To promote more sustainable agricultural systems in the European Union (EU), Directive 2009/128/EC established several key principles to reduce pesticide use, fostering the adoption of prevention measures, non-chemical control methods and compounds with lower environmental impacts. Despite this regulatory framework, sales of pesticides had remained more or less stable at around 360,000 tonnes per year in the EU since 2011.
Now in the new framework of the Farm to Fork Strategy of the European Green Deal, the European Commission will take additional action to reduce the overall use of chemical pesticides by 50% by 2030. This specific goal of the Farm to Fork Strategy represents a major challenge for the European agriculture and its practical viability is questioned. Most public and media debate goes around the reduction of insecticide use, but this group represents only a 13% share while fungicides and herbicides are the bulk of pesticides sold in the EU (Fig. 1).
Alternative methods such as mechanical weeding and other agronomic practices are available to reduce the use of herbicides. However, fungicides are essential for the control of many airborne diseases, both in conventional and organic farming. Moreover, new fungal plant diseases have emerged associated with the globalisation of trade and the environmental change thus further increasing farmers’ dependency on fungicides. Actually, the amount of fungicides sold annually in the EU increased by up to 11% in the period 2011-2018. With nearly 164,000 tonnes per year and a 40% share, fungicides are the most sold group in the EU (Fig. 1). Therefore, to achieve the goal of the Farm to Fork Strategy of reducing the overall use of chemical pesticides by 50% in the EU, a drastic decrease in the number of fungicide applications should be accomplished in a relatively short period of time.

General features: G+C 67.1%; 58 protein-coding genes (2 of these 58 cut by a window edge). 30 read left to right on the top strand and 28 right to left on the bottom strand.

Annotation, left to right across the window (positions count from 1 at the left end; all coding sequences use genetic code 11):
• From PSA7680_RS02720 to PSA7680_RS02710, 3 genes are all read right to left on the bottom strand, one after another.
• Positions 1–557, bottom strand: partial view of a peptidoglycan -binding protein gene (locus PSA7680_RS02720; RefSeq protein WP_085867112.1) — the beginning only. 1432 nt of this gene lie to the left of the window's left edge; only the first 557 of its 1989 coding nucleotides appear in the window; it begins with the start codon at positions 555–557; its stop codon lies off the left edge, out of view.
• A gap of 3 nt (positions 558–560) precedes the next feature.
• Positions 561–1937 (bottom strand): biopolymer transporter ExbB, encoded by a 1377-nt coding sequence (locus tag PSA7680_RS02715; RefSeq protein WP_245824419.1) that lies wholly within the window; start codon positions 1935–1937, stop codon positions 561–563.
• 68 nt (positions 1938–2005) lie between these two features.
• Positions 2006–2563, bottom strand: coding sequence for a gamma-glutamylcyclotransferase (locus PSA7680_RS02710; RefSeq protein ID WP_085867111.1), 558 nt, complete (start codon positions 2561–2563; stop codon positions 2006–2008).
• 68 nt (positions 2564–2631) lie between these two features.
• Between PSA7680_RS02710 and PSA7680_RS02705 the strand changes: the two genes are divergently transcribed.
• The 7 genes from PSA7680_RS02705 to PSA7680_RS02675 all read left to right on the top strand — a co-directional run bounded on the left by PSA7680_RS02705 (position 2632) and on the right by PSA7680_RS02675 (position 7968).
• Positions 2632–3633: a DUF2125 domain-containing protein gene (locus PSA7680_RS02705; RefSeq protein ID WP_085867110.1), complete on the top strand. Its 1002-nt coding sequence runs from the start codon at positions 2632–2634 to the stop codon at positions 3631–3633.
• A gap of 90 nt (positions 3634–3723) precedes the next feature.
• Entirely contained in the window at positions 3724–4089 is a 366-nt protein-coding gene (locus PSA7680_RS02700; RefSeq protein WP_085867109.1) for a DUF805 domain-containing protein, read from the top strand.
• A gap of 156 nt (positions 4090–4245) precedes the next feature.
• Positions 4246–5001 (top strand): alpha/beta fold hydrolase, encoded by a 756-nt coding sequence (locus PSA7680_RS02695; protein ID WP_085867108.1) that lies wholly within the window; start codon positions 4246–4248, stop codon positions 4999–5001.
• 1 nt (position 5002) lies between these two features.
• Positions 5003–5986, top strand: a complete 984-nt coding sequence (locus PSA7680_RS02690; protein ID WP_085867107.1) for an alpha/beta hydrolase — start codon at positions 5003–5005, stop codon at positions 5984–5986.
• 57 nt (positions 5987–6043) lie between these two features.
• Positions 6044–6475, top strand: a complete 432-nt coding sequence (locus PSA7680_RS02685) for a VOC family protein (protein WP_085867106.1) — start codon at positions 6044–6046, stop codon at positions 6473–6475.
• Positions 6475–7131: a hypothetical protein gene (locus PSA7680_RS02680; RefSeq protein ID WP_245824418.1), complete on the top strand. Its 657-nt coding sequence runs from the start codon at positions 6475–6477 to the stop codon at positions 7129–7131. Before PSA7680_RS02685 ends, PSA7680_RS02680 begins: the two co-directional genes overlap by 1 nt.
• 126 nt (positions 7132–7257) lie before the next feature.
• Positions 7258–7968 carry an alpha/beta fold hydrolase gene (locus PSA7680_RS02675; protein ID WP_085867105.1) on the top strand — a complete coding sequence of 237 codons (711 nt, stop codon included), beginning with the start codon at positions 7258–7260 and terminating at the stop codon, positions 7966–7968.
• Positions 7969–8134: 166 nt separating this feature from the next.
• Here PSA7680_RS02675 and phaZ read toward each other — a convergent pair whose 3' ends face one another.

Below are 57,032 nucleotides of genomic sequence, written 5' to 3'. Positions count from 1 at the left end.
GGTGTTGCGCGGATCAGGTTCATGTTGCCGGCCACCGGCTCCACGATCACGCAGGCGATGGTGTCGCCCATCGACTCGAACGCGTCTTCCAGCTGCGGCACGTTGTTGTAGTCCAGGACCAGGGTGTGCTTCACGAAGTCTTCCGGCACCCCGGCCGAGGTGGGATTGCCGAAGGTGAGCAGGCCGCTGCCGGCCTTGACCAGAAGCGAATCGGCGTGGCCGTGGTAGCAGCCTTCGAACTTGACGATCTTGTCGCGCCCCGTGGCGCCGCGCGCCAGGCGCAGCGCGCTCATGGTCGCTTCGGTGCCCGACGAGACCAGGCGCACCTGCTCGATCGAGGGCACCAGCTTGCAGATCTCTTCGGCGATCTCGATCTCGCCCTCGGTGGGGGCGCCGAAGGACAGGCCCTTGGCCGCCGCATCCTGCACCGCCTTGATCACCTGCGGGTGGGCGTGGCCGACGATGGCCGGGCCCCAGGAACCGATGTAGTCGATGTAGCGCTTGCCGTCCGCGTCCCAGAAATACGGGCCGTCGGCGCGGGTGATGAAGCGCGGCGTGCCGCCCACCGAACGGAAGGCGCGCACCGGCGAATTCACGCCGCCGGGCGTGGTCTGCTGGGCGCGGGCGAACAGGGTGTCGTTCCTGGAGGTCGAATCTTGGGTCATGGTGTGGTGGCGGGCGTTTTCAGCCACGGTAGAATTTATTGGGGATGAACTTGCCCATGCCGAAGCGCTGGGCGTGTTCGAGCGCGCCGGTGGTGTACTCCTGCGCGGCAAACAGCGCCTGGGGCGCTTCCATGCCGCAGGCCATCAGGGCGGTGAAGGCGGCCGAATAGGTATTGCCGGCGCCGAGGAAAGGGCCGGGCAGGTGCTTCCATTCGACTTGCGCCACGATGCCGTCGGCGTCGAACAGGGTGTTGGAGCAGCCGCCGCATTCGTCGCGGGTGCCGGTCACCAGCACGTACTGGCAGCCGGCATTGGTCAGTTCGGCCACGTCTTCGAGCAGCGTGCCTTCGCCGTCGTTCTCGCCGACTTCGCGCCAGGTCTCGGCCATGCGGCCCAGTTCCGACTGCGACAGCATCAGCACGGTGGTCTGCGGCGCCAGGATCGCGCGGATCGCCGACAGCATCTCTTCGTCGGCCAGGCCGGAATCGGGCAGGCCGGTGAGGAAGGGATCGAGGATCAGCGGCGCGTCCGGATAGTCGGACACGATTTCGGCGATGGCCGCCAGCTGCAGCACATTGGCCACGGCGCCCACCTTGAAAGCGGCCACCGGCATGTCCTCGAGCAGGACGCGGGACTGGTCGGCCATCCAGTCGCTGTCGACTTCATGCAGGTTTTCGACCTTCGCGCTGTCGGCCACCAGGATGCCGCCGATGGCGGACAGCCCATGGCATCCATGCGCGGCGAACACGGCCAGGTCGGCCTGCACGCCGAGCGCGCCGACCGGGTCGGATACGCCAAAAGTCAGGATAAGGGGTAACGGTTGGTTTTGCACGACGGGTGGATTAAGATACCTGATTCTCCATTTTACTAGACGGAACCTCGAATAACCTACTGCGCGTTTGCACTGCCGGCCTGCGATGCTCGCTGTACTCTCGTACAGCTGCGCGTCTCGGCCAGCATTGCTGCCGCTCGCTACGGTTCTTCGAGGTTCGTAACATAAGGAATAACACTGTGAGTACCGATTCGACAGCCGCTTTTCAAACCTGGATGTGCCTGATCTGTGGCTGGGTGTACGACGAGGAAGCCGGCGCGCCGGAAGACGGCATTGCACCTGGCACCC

In contrast to calendar-based fungicide programs, decision support systems (DSSs) comprising disease prediction models and action thresholds allow farmers to schedule fungicide applications based on the risk of disease and thus spray only when necessary. Our meta-analysis of 80 independent experiments conducted worldwide demonstrates that DSSs were as effective as calendar-based programs (or more so) in reducing disease incidence for a wide range of crop species, fungal pathogens, types of fungicide and regions. When the number of sprays was reduced by 50% with DSS (DSS50%), the resulting increase in disease incidence never exceeded +5.1% from levels observed with the standard calendar-based programs (Cal). The increase in incidence was much greater when the 50% reduction target was achieved by halving the number of sprays of the calendar strategy without decision support tools (Cal50%) (Fig. 2). Our analysis thus shows that DSSs are essential tools for reducing fungicide without compromising disease control, helping to achieve the goal of the Farm to Fork Strategy.
With an increasing use of single-site fungicides, development of resistance and the subsequent loss of efficacy are of major concern in the EU. A limitation in the number of applications is essential for an effective management of fungicide resistance. The reduction in the number of sprays minimizes the exposure time and the overall selection for fungicide resistance. Therefore, in addition to lessening the environmental and economic costs of disease control, a reduction in the number of sprays based on DSSs can substantially diminish the risk of developing resistance and extend the effective life of the fungicides.
Our study shows that the goal of a 50% reduction in the number of fungicides envisioned by the Farm to Fork Strategy is not a utopia. Effective actions should be taken to ensure the performance of DSSs through rigorous calibration and evaluation, facilitate the availability of the data needed for their implementation, and engage with growers to enhance the degree of adoption.